“I don’t expect to be a bestseller.”
“It’s not like I’m ever going to be on Oprah.”
“If only the local paper interviews me I’ll be happy.”
“I just hope to make back my printing costs.”
I can’t tell you how many times I’ve heard authors say these words. Have you said them?
Yes, perhaps these authors are aware of the statistics-the half a million books published every year, that most books sell less than 500 copies, and on and on and on.
Who cares what the statistics are? What do they really have to do with your book? Is your book really competing with 500,000 books? Let’s say you write a self-help book-maybe only 20,000 were published this year-that’s still big competition, but it’s smaller than half a million, and if yours is a self-help book about succeeding in business, maybe only 2,000 were written on that topic. Besides, many readers read more than one book on a subject. Just because they read someone else’s book doesn’t mean they won’t also read yours.
Why do most books sell less than 500 copies? Yes, the quality of the book may make a difference, but I’ve seen some really badly written books become bestsellers. It’s all about the promotion. The bottom line is that most books don’t sell many copies because most authors give up after giving little or no effort to promoting their books.
If your only hope is to make back the money you spent to print the book, wouldn’t you be better off just not printing it and leaving the money in the bank? It seems that would be the easiest and safest way to hang onto that money.
So think big. Raise the bar. Shake off the fear and self-doubt. Here are a few ways to raise the bar, to make your book a success, but remember that none of them will work if you don’t work at it yourself.
Build Your Confidence-Get Feedback
One of the biggest mistakes authors make is to publish their books before they are ready. Many authors are shy and afraid to let people read their work. But the more people who read your book and give you feedback, not to mention having it professionally edited and proofread, the better your book will be. If the book is really bad, you will be saved a great deal of embarrassment and money by not publishing it based on the feedback you receive. Feedback also gives you the opportunity to see your book anew through other people’s eyes and to improve it. Best of all, when people tell you they like the book, you will feel good about it. You will build your confidence and that will make you enjoy promoting your book.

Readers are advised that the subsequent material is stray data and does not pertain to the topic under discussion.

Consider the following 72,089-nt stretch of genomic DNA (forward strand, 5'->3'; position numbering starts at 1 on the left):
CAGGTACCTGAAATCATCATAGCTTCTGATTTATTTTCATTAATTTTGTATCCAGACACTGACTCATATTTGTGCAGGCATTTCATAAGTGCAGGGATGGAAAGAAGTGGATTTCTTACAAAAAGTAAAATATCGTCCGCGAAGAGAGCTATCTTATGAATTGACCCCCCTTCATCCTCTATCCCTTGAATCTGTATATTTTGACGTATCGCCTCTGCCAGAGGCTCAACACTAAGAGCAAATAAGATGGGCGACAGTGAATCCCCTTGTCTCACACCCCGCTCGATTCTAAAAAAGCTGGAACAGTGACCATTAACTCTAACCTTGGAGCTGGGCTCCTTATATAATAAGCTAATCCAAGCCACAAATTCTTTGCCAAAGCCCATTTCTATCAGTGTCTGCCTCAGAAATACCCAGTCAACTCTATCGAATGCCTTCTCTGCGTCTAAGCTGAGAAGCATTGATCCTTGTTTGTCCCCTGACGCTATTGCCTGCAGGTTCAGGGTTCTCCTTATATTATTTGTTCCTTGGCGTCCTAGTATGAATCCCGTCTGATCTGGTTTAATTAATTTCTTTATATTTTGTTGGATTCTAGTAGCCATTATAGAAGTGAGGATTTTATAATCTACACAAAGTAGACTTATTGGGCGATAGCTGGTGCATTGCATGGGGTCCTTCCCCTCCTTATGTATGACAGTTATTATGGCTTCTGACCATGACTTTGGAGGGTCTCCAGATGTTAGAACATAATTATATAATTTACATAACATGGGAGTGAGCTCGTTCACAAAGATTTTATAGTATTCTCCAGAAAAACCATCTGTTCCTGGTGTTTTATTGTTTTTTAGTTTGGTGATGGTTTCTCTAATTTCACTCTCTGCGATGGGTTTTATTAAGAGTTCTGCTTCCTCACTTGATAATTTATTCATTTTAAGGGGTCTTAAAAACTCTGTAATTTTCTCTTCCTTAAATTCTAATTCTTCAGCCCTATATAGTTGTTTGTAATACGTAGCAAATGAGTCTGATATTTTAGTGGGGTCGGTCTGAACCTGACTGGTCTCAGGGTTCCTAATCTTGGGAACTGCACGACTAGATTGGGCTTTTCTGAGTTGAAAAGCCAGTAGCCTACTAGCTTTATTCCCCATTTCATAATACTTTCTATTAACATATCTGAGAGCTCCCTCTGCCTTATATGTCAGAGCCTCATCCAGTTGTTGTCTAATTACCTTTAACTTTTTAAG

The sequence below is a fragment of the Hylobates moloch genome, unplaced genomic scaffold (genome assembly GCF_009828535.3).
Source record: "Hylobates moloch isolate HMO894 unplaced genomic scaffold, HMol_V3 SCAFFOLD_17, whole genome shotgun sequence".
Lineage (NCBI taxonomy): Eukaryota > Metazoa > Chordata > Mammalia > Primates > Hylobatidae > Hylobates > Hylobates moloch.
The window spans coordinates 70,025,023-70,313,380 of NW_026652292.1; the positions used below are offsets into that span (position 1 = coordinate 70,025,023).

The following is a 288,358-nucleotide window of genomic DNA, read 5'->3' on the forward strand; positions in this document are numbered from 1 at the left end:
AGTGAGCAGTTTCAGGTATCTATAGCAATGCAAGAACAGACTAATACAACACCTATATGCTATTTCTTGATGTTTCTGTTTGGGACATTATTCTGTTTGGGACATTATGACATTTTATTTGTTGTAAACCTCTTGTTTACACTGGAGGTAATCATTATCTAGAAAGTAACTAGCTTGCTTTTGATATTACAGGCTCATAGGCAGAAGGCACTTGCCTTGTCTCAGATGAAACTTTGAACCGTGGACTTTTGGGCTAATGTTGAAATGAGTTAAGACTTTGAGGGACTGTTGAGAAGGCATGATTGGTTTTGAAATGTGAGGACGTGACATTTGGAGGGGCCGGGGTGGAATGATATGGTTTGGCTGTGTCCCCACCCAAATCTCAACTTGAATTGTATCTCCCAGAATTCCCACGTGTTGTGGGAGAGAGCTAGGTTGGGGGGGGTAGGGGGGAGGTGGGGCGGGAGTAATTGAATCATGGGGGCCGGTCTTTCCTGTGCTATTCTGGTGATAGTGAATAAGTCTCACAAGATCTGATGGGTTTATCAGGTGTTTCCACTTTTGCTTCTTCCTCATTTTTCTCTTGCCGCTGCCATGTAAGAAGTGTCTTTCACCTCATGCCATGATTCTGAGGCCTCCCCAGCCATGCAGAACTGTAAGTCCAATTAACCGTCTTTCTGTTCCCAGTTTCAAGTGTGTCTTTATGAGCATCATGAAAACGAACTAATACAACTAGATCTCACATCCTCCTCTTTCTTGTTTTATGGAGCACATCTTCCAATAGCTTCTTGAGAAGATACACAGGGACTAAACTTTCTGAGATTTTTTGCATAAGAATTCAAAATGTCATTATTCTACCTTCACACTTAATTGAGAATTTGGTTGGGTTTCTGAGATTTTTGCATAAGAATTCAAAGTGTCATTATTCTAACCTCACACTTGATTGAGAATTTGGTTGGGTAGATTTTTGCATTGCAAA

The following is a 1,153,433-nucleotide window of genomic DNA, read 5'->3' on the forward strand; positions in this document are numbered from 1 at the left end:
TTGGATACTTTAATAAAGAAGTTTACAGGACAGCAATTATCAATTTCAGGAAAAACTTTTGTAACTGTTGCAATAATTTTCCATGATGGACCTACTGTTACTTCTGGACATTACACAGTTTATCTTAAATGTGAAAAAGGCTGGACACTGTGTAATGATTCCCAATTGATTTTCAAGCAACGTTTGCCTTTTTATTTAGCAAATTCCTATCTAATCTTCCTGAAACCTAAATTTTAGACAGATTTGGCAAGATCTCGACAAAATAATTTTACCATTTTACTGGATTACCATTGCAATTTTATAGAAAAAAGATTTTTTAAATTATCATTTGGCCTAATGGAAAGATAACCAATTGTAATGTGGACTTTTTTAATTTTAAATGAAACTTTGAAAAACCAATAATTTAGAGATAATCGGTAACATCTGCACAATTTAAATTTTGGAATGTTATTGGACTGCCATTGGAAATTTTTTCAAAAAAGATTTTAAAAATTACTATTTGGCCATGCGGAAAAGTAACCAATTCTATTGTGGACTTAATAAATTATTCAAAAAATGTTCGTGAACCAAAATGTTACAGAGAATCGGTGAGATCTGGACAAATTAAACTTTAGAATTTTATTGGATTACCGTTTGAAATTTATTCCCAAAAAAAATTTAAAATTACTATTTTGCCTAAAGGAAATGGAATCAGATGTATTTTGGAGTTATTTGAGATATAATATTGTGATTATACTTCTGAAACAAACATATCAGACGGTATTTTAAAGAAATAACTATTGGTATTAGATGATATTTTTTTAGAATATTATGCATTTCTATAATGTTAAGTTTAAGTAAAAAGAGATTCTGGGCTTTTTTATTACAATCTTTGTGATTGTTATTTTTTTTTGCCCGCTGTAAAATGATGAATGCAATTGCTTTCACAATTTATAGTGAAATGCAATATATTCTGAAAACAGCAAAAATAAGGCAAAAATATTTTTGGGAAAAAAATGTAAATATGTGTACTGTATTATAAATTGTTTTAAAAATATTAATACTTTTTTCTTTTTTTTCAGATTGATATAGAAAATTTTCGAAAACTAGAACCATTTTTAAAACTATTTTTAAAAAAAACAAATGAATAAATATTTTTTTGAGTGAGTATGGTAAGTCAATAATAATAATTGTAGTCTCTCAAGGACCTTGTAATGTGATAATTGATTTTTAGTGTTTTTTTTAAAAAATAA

Ask “What If?”
“I’ll never get on Oprah,” you think. Okay, admittedly, the chance of getting to promote your book on the Oprah Winfrey Show is small indeed, but someone is going to be on Oprah promoting a book, so why shouldn’t it be you? Push aside all those “It will never happen” thoughts and for just a few minutes, close your eyes and imagine it happening:
Envision yourself sitting in a chair across from Oprah. Imagine what you are wearing and how your suit or dress feels. What do the chairs look like? Are you on a chair facing Oprah or on a couch with other guests? Are you the only guest or part of a panel? Can you feel makeup on your face? Can you feel the heat of the studio lights? Can you sense the presence of the audience? What is Oprah wearing? Can you see Oprah shaking your hand and holding up your book for everyone to see? What is the first question she asks you, and what is your first response? Envision the entire experience.
It feels good to be on the Oprah Winfrey Show, doesn’t it? Envision it again and again, and envision other wonderful experiences, whether it’s being on a radio show, at a book festival, or at a local book signing. Hold those visions. Ask yourself “What If?” about every possibility you can imagine and then envision those possibilities happening.
Connect the Dots
Make a plan, only plan in reverse. Goal setting needs to be big, but you can approach it with baby steps. Just don’t make the steps too small.
A bestseller is defined as selling 35,000 copies. That’s a lot of books, but it’s not a million. Still, many authors have sold tens of millions of copies, even in their own lifetimes, so dream big. You can start with 35,000 copies, but once you reach that number, work toward 100,000 then 250,000 then 1,000,000 then 10,000,000 and so on. But first figure out how to sell those 35,000.